An underwater camera has snapped the first pictures of a live giant squid.
Stories of giant sea monsters have terrified people since ancient times. Some of the scariest tales involve a gargantuan squid that attacks boats and snares sailors with its gnarly tentacles.
Over the years, the long-armed creatures have gained mythical status. Authors have written about them. Artists have painted them.
This drawing of a giant squid was based on a specimen found on the coast of Newfoundland in 1874.
|NOAA Photo Library|
As myths go, however, giant squid are unusual because they actually exist. Sixty-foot-long specimens have washed up on beaches around the world. But the animals have always been dead by the time they appeared on shore.
Determined to find giant squid alive and in their home waters, a small but dedicated group of scientists has been aggressively scouring the deep sea for many years.
"For reasons we're not quite sure of, we haven't been able to find this guy alive," says Lou Zeidberg, a marine biologist at the Monterey Bay Aquarium Research Institute in Moss Landing, Calif.
Until now. A group of Japanese scientists recently caught one of the elusive creatures on film. With an underwater camera, the team followed a 26-foot-long giant squid at a depth of 3,000 feet near Japan's Ogasawara Islands.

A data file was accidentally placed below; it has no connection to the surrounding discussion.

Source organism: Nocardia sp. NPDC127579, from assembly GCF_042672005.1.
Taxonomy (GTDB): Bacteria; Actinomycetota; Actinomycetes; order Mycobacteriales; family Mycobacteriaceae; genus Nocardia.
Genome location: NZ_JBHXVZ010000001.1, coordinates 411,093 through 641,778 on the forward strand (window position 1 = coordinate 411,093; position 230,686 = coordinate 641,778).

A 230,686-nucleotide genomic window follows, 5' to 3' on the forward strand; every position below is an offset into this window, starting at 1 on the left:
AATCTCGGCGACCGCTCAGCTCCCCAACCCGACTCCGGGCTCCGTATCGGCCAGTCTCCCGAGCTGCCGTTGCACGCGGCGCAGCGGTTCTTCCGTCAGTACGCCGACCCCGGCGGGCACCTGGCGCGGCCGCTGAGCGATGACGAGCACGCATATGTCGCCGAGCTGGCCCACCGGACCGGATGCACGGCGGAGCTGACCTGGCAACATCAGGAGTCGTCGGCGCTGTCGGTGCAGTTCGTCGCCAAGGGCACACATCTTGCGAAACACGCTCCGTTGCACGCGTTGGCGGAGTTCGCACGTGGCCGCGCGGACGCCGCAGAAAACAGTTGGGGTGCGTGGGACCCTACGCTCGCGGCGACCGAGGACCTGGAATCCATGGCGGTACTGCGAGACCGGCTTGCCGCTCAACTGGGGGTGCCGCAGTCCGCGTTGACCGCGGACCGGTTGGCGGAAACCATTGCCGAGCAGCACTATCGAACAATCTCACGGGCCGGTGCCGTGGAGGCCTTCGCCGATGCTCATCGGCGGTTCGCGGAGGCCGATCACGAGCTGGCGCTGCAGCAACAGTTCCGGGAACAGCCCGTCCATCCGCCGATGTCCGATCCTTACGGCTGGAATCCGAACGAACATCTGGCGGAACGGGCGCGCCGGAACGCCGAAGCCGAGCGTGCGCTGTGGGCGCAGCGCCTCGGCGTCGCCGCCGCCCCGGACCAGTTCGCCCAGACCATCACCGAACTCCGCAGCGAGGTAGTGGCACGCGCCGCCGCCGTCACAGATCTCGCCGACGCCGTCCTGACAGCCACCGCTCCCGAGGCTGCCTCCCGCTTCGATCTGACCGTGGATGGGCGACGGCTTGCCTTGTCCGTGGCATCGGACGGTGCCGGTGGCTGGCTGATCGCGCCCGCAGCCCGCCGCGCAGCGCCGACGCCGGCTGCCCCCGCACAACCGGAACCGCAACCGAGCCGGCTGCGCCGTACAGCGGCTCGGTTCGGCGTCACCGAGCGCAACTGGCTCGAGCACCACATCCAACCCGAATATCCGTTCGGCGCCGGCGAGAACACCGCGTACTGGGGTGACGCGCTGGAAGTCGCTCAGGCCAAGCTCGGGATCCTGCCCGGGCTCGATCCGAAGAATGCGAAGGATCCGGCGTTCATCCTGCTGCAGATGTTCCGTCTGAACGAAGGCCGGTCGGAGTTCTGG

A giant squid goes for a baited fishing line.
|Courtesy of Tsunemi Kubodera and Kyoichi Mori|
The photos—about 550 in all—show the giant squid lunging for bait, getting stuck, and losing one of its tentacles.
Giant squid, known to scientists as Architeuthis, is just one of some 700 species of squid, which belong to a larger group of animals called cephalopods. The group also includes octopuses, cuttlefish, and the nautilus.
Cephalopods are a compelling collection of creatures to study, Zeidberg says, because there's a lot to learn about them. For one thing, they have special cells in their skin that can change color almost instantly to create elaborate patterns and displays.
A small squid known as Illex illecebrosus cruises over a sandy area of the seabed.
|William Millhouser, NOS/NOAA Photo Library|
"People spend a lot of money creating light shows to come close to what cephalopods can do naturally," Zeidberg says.
Cephalopods also have highly developed eyes, similar to ours. They have long tentacles extending from their bodies. And they're one of the few animals in the world that use jet propulsion to move. They squirt water out of their bodies in one direction in order to move in the opposite direction.
"When you see them dead in a fish market, they're kind of disgusting," Zeidberg says. "When you see them alive, they're just amazing. I could stare at them forever."
Among squid, Architeuthis gets most of the public's attention thanks to its size. Scientists, however, are probing the startling diversity within the squid world. There are squid so small that babies are the size of a grain of rice, and adults grow to be just 6 inches long. Jumbo squid are about 6 to 10 feet long. Giant squid can reach 60 feet. Other species fit somewhere in between.